‘Dear Evan Hansen’ is poorly adapted flop

movie still from Dear Evan Hansen
Universal Pictures/Courtesy

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Grade: 1.0/5.0

Content warning: suicide, mental health issues

Following the stage show’s six Tony Award wins in 2017 — including best musical — all eyes were once on “Dear Evan Hansen,” seen as the future of contemporary musical theater. It has since fallen from grace; the anxiously anticipated film adaptation of “Dear Evan Hansen” entirely misses the mark, serving up a cringeworthy film that makes headlines for all the wrong reasons. 

The story revolves around high schooler Evan Hansen (Ben Platt), who suffers from social anxiety as he struggles to understand himself and those around him. When his mother (Julianne Moore) insists he writes a letter to himself to encourage him to be more outgoing, school outcast Connor Murphy (Colton Ryan) takes it, leaving it in his pocket when he commits suicide soon after. After his death, Connor’s family, including his mother Cynthia (Amy Adams), stepfather Larry (Danny Pino) and Evan’s longtime crush Zoe (Kaitlyn Dever), reach out to him. Soon after, Evan is caught in a web of lies as he is mistaken for one of Connor’s best friends, helping the Murphy family process their grief and see how far he would go just to be accepted somewhere. 

The biggest failure of “Dear Evan Hansen” revolves around the titular character’s unshakably dislikeable nature, as Ben Platt, now 28, is entirely unbelievable as a high school student. Occupying the title role, Platt’s Evan becomes even more hateable as part of his relationship with Zoe, as Dever’s earnest portrayal of a grieving high school girl makes any of his advances toward her come across as creepy and unsettling. 

In trying to have Evan own up to his mistakes and wanting him to become someone the audience comes to love, the movie’s central focus becomes the preservation of the likeability of Platt’s character, so much so that it produces the opposite effect. Any changes made for the film in an attempt to curtail the pushback against Evan’s actions (a common response to the stage version) ultimately feel suffocating, as the audience can never escape Evan’s point of view.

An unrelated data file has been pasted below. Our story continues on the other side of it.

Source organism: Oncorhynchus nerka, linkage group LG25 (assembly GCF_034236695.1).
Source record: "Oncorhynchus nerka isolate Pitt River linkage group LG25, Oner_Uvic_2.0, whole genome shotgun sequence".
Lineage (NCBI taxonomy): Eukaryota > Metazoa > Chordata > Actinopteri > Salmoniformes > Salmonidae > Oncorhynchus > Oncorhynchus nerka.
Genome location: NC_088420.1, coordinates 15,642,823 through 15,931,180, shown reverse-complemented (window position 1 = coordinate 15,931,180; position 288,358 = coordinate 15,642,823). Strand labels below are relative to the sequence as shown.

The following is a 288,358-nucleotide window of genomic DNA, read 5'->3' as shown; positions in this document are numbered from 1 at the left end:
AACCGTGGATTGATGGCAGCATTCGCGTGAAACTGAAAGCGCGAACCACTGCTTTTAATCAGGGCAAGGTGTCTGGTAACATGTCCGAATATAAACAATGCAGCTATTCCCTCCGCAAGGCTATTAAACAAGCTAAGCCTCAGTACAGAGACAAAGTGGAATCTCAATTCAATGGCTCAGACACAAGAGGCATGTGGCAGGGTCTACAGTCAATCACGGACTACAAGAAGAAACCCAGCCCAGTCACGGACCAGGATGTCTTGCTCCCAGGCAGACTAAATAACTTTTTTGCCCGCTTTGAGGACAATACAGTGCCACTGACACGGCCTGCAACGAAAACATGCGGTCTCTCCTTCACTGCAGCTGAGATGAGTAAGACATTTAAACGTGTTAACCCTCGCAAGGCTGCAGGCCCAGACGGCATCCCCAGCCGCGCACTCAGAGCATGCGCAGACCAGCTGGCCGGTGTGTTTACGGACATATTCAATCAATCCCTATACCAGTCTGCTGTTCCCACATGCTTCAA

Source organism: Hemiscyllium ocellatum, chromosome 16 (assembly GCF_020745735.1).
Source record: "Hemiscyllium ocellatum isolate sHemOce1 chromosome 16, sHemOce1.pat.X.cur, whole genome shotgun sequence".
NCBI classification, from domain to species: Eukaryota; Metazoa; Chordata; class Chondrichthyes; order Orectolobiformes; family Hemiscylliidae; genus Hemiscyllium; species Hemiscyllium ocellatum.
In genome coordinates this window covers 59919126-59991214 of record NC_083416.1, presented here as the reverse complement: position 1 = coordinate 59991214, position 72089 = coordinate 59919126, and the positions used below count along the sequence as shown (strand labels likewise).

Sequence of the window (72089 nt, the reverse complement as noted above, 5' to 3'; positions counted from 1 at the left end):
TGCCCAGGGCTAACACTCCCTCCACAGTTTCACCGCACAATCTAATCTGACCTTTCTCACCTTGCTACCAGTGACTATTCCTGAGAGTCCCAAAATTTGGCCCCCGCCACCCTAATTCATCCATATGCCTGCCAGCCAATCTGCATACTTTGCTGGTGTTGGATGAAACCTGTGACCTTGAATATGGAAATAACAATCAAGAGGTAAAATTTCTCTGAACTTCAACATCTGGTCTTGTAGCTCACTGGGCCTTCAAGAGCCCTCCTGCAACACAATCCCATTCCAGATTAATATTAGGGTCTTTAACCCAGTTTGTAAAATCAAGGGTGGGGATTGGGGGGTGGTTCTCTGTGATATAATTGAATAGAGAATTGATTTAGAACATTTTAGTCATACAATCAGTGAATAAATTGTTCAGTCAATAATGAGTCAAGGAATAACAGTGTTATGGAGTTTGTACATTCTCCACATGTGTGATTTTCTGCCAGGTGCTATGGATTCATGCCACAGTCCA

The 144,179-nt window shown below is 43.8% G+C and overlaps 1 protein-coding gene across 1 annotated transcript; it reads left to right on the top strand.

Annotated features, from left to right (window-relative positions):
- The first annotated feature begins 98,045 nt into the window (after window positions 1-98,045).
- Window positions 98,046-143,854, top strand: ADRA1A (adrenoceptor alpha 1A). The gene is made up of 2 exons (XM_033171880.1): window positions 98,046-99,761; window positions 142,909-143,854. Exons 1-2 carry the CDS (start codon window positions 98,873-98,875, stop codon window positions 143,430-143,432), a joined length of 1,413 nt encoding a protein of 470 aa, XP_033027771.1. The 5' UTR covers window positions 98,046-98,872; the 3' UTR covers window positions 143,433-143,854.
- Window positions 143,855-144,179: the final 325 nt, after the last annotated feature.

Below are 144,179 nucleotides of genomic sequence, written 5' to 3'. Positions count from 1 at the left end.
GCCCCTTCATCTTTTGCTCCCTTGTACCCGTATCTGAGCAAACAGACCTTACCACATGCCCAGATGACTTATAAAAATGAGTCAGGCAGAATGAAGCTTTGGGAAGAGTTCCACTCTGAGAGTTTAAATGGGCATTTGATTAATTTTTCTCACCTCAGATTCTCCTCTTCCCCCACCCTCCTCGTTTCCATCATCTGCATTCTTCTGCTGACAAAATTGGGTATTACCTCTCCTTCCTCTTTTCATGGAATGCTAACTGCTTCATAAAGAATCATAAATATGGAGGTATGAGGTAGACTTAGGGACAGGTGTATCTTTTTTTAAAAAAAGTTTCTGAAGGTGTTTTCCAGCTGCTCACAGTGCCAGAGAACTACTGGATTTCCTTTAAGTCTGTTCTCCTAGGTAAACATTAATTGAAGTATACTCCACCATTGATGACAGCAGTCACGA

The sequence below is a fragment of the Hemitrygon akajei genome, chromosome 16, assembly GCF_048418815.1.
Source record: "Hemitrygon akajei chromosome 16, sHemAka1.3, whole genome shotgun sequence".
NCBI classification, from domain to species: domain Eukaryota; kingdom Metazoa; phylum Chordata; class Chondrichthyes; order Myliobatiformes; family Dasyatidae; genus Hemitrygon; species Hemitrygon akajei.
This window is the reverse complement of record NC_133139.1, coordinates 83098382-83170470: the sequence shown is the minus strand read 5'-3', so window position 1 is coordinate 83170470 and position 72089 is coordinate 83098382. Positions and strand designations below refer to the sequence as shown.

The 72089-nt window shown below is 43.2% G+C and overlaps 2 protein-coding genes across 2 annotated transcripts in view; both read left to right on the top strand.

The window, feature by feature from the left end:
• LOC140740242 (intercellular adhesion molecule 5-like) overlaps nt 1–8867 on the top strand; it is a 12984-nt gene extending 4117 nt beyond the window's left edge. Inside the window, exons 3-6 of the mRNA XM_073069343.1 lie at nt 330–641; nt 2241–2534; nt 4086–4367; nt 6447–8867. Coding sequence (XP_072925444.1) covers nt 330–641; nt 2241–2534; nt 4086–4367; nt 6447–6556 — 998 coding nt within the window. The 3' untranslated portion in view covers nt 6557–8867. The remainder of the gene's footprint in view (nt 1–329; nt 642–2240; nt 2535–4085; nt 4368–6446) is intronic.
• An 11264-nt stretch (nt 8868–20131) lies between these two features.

For a film billed as a champion of mental health awareness for teens, “Dear Evan Hansen” comes with a plot devoid of actual meaning. While the depiction of teenagers struggling with their mental health is so central to its plot, it is often done in a stigmatizing, offensive and out-of-touch way. 

Characters across the board are shells of what they once were in the stage version; Alana (Amandla Stenberg), once a representation of self-centered, performative activism in the digital age, is dulled down to depict the average academically high-achieving teenager secretly living with mental illness. Evan’s closest confidante in the musical, Jared (Nik Dodani) is also a significantly less integral character to the film, as he appears in the first third of the movie, sings his song and is never seen again. These hollow characters — combined with an increasingly muddled plot — make viewers feel every minute of the film’s 137-minute run time. That is to say, it truly goes on “For Forever.”

As its one saving grace, the movie’s songs are incredibly well done, even if they contextually make less sense in the film, as the vocal prowess of the cast is surprisingly better than other movie musicals of similar quality. 

“Dear Evan Hansen” is a poorly executed attempt at Oscar bait, hoping to replicate the Broadway production’s Tony Award sweep in 2018 with similar flair. Unfortunately, not all shows can transcend the medium in which they were produced. It seems as if the story of “Dear Evan Hansen” is simply not meant for a film format — its absurd storyline and musical numbers can’t escape the inherent campiness of live theater. 

Contact Caitlin Keller at [email protected]. Tweet her at @caitlinkeller20.